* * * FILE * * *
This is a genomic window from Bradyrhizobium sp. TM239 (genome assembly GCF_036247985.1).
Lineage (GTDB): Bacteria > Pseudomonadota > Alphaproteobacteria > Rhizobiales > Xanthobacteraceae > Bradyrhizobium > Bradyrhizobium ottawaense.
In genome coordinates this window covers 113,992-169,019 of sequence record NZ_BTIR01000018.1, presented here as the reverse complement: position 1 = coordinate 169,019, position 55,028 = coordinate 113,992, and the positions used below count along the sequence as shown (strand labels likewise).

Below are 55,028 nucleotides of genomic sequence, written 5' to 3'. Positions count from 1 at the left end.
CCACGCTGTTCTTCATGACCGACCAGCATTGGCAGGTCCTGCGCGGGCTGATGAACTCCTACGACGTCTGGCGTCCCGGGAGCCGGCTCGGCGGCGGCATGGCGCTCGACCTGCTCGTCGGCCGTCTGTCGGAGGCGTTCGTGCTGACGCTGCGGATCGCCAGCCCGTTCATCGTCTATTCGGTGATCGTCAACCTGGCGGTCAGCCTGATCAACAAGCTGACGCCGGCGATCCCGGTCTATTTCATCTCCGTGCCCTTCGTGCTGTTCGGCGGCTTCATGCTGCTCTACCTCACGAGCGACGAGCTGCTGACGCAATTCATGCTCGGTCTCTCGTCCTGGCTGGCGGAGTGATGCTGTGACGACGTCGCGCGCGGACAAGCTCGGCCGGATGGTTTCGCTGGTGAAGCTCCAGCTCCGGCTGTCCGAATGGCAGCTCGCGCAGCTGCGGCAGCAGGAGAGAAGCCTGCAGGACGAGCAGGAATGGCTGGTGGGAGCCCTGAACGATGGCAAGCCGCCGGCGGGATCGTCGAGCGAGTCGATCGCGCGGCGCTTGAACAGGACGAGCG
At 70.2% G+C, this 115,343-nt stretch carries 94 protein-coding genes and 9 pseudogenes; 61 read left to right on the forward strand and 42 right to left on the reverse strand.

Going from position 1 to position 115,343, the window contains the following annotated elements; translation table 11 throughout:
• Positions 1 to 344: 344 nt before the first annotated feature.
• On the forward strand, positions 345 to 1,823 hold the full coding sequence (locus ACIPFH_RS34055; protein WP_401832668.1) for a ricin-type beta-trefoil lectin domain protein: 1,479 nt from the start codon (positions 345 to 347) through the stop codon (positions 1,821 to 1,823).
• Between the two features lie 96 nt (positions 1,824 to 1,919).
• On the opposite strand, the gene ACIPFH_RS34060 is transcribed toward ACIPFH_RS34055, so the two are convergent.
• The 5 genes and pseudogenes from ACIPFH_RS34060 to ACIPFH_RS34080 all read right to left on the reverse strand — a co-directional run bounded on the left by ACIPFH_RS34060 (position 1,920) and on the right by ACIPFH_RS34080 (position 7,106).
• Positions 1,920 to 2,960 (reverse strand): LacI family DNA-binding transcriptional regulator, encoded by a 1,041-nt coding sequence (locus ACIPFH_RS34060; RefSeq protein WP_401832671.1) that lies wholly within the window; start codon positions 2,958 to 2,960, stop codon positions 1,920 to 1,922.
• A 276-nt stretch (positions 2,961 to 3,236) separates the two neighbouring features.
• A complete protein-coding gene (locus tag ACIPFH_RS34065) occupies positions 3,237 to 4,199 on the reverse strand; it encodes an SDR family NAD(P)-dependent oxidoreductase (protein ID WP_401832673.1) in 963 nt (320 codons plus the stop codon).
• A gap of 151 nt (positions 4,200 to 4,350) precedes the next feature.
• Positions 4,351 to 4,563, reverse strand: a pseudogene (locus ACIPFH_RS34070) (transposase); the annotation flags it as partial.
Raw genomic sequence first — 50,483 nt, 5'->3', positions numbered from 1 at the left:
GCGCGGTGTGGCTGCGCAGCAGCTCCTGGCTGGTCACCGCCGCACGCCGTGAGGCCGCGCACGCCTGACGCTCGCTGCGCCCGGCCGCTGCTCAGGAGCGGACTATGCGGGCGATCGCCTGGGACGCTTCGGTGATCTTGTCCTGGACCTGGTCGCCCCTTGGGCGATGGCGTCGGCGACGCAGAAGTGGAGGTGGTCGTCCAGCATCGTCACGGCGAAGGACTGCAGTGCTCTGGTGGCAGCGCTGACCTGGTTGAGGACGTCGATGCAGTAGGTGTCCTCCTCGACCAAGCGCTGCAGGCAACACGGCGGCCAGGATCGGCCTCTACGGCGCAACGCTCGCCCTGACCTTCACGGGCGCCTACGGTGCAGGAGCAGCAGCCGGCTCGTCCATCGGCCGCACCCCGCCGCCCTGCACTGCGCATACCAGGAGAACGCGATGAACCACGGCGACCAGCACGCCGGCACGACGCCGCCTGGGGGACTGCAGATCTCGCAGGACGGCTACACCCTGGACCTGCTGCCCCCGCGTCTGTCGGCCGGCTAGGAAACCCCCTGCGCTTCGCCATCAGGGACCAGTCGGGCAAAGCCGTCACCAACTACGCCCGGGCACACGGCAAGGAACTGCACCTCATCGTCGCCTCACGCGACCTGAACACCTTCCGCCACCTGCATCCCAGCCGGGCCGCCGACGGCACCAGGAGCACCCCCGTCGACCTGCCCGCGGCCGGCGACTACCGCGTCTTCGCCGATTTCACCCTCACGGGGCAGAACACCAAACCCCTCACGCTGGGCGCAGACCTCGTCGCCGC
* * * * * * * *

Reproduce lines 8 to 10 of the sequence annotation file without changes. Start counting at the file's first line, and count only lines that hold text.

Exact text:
• Positions 1 to 344: 344 nt before the first annotated feature.
• On the forward strand, positions 345 to 1,823 hold the full coding sequence (locus ACIPFH_RS34055; protein WP_401832668.1) for a ricin-type beta-trefoil lectin domain protein: 1,479 nt from the start codon (positions 345 to 347) through the stop codon (positions 1,821 to 1,823).
• Between the two features lie 96 nt (positions 1,824 to 1,919).